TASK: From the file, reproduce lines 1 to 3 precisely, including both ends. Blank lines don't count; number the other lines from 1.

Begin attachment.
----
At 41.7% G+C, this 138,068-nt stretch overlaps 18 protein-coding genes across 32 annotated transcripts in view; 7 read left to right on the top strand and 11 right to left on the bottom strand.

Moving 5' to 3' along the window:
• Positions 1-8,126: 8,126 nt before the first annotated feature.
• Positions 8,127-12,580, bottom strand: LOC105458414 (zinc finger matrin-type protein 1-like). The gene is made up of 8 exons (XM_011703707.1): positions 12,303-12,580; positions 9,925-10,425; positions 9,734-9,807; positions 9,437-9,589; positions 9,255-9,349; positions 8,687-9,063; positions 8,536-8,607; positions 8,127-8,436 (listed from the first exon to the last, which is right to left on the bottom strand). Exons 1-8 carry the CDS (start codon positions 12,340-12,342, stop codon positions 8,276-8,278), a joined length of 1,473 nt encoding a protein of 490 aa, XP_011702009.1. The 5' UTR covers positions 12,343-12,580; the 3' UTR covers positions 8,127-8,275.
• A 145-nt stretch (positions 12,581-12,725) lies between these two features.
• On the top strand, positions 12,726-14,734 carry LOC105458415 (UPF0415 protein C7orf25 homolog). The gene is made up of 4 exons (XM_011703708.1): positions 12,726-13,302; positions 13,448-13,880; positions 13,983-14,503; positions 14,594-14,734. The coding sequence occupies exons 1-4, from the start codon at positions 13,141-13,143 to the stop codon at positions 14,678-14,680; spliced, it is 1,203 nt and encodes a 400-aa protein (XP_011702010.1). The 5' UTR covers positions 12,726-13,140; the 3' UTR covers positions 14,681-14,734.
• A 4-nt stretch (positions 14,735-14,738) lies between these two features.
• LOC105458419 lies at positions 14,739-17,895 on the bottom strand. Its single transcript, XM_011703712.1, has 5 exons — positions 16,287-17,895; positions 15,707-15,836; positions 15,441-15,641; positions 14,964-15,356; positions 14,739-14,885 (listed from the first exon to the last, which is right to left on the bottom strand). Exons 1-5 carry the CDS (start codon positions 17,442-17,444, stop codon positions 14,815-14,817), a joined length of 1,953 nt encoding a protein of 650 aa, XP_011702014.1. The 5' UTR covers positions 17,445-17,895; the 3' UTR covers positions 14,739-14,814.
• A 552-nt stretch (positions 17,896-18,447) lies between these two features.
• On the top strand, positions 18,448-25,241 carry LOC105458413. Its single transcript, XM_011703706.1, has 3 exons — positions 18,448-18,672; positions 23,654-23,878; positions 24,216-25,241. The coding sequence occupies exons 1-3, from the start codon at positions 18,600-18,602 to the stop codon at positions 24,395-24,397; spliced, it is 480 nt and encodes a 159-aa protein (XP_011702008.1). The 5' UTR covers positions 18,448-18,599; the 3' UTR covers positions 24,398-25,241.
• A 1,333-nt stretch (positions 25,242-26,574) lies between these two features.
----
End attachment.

At 41.7% G+C, this 138,068-nt stretch overlaps 18 protein-coding genes across 32 annotated transcripts in view; 7 read left to right on the top strand and 11 right to left on the bottom strand.

Moving 5' to 3' along the window:
• Positions 1-8,126: 8,126 nt before the first annotated feature.